Off with you, visionary, flee to the land of Judah! There earn your bread by prophesying, but never again prophesy in Bethel, for it is the king's sanctuary, and a royal temple. 
Amaziah, however, even though he was the chief priest of the royal and national sanctuary was only one priest.   Was he really typical of the Israelites: what were the people as a whole like?  Listen to Amos speaking (Amos 3:15) in the name of the Lord about others in the Northern Kingdom:
I will destroy the winter house along with the summer house; the houses of ivory shall perish, and the great houses shall have an end. 
Obviously, many Israelites of the North Kingdom ignored the word of the Lord because they were engrossed with their enjoyment of the ‘dolce vita’: winter and summer houses as splendid as if they were made all of ivory; and just listen how they lived it up!
Woe to you who lie on beds of ivory, stretch out on your couches, eat lambs  from the flock and calves from the midst of the stall; who sing idly to the sound of stringed instruments, and invent for yourselves musical instruments like David; who drink wine from bowls, and anoint yourselves with the best ointments, but are not grieved for the affliction of Joseph.  (Amos 6:4-7)
Now, there are many such people in our modern and prosperous Western society who are replete with and delight in possessions and pleasures, power and prestige, but have no concern for the ruin of the Church; anxiously seeking the approval of men and fullness of their earthly life, they have little time or use for the Word of the Lord.  Will the ban of the Lord be on them?  Was it on the luxurious Israelites in Samaria?   Hear the prophet’s words:
(They) are not grieved for the affliction of Joseph, therefore they shall now go captive as the first of the captives, and those who recline at banquets shall be removed. (Amos 6:6-7)
Listen again to the prophet Amos (7:17) speaking this time directly to Amaziah the priest in charge of the royal sanctuary:
Thus says the LORD: 'Your wife shall be a harlot in the city; your sons and daughters shall fall by the sword; your land shall be divided by survey line; you shall die in a defiled land; and Israel shall surely be led away captive from his own land.' 
That, People of God, is the background to Our Lord’s words to His Apostles:
Whoever will not receive you nor hear you, when you depart from there, shake off the dust under your feet as a testimony against them.
What is, what can be, the modern significance of such threats against those who similarly reject, disdain, the known Gospel?  Should the Gospel be proclaimed using words of doom and destruction?  No, the Scriptures are for our guidance, comfort, and understanding, not for a weapon to brandish against our brethren; nevertheless, they are not empty, nor should we be ashamed of them.  
Today, God is widely held to be bound, even stifled, by our human rights … He cannot punish, He actions must always be patient of our appreciation and approval, He must be always kind in our way, never causing suffering of any sort …  whereas the Scriptures show what God has in fact done, and allowed to be done in His name.  His unsearchable wisdom and goodness, His incomparable knowledge and understanding of the creature He has made, His boundless appreciation of human possibilities in the destiny He is preparing for them along with His unerring awareness of what would be the ultimate results of humankind’s indulged selfishness and pride, above all His divine Love and enduring mercy guarantee the ultimate righteousness, beauty, and saving truth of all that He has done and will do.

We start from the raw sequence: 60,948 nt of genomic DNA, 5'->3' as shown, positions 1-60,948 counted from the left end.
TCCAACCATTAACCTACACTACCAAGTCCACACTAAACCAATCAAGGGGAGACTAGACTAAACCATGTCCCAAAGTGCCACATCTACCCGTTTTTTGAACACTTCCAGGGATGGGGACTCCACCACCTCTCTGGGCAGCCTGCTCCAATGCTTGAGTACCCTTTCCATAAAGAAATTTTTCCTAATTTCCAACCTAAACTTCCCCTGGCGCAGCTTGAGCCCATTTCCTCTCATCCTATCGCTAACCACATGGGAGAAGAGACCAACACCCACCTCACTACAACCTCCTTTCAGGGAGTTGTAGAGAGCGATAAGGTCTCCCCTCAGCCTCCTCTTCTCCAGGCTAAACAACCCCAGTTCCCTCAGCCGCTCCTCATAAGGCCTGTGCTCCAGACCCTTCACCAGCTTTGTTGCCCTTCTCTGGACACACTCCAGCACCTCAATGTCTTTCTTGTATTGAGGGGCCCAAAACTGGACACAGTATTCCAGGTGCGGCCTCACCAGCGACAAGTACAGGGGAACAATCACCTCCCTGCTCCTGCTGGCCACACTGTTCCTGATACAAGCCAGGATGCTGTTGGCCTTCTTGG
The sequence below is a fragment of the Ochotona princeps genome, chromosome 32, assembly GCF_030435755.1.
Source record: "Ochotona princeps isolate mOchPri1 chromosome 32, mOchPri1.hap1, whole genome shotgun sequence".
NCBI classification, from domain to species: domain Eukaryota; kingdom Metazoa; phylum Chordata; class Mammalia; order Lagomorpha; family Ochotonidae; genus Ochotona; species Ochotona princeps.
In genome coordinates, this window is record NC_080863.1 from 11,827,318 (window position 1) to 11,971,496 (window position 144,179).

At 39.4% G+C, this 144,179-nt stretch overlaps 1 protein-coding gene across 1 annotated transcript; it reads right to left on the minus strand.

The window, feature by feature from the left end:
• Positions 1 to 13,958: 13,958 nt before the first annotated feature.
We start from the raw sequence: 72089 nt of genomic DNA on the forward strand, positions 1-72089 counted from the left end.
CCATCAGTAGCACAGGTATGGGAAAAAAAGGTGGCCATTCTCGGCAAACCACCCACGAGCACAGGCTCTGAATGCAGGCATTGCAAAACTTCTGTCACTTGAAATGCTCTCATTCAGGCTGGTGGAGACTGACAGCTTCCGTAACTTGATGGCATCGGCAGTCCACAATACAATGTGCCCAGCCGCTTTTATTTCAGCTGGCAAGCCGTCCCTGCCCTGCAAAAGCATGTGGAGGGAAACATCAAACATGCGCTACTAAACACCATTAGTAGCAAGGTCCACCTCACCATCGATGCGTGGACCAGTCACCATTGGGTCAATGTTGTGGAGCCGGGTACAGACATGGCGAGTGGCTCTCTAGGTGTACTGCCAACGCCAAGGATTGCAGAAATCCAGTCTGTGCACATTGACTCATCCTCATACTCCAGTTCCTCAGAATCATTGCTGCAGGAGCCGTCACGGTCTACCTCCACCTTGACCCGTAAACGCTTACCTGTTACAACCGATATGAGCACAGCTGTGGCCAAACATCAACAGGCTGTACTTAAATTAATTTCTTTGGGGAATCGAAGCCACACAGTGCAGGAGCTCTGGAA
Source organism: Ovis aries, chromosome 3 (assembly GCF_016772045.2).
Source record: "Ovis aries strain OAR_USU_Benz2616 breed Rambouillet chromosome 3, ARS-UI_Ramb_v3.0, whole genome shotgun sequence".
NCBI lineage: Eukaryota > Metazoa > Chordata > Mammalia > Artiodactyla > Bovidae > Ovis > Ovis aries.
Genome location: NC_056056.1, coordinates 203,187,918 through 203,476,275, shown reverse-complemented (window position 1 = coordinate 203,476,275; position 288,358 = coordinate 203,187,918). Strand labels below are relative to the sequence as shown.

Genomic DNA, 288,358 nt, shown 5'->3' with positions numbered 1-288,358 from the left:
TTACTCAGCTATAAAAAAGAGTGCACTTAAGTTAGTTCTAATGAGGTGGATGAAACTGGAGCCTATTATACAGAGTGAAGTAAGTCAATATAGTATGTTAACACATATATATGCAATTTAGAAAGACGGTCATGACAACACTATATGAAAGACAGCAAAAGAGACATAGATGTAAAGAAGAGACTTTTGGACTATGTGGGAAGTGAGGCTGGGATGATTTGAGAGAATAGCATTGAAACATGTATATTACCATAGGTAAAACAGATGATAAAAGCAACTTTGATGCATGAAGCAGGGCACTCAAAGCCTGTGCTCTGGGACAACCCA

Such examples, such warnings, are for us, for the modern apostles, that we may have true awareness of the vital importance and pressing urgency of the gospel proclamation for the salvation of souls; it is a gospel not to be watered-down for lukewarm conformity with modern humanistic thinking.  Centuries ago the French revolution first opened up the paths of our present-day exaltation of man and rejection of God, and one of its supreme leaders and logicians was Robespierre who has merited a modern biography entitled ‘Fatal purity’ of which one prominent reviewer was able to say that it proved there are monsters of virtue as well as monsters of vice!  How much fatal purity is being pedalled today, how many monsters of virtue are basking in the sun of human approval and praise!!
But what are the promises of the Lord?  What are the blessings he wants to bestow on us; the blessings reserved in heaven for those who embrace His Gospel and live through love in Him?  Listen to our second reading again:
Blessed be the God and Father of our Lord Jesus Christ, who has blessed us in Christ with every spiritual blessing in the heavens, as He chose us in Him before the foundation of the world, to be holy and without blemish before Him.  In love He destined us for adoption to Himself through Jesus Christ, in accord with the favour of His will, for the praise of the glory of His grace that He granted us in the Beloved.  In Him we have redemption by His blood, the forgiveness of transgressions, in accord with the riches of His grace that He lavished upon us.  In Him you also who have heard the word of truth, the gospel of your salvation, and have believed in Him, were sealed with the promised Holy Spirit, who is the first instalment of our inheritance toward redemption as God’s possession, to the praise of His glory. 
Elsewhere Paul -- finding himself quite unable to express the wonder of our calling and the blessings that await us -- simply contents himself with quoting the Old Testament prophet Isaiah:
Eye has not seen, nor ear heard, nor have entered into the heart of man the things which God has prepared for those who love Him.  (1 Corinthians 2:9)
My brothers and sisters in Christ, may those promises be fulfilled, those blessings be bestowed, upon you who are now listening to the Word of the Lord with faith and will later go out from this gathering with love and trust enough in your hearts to try to live it in your daily lives.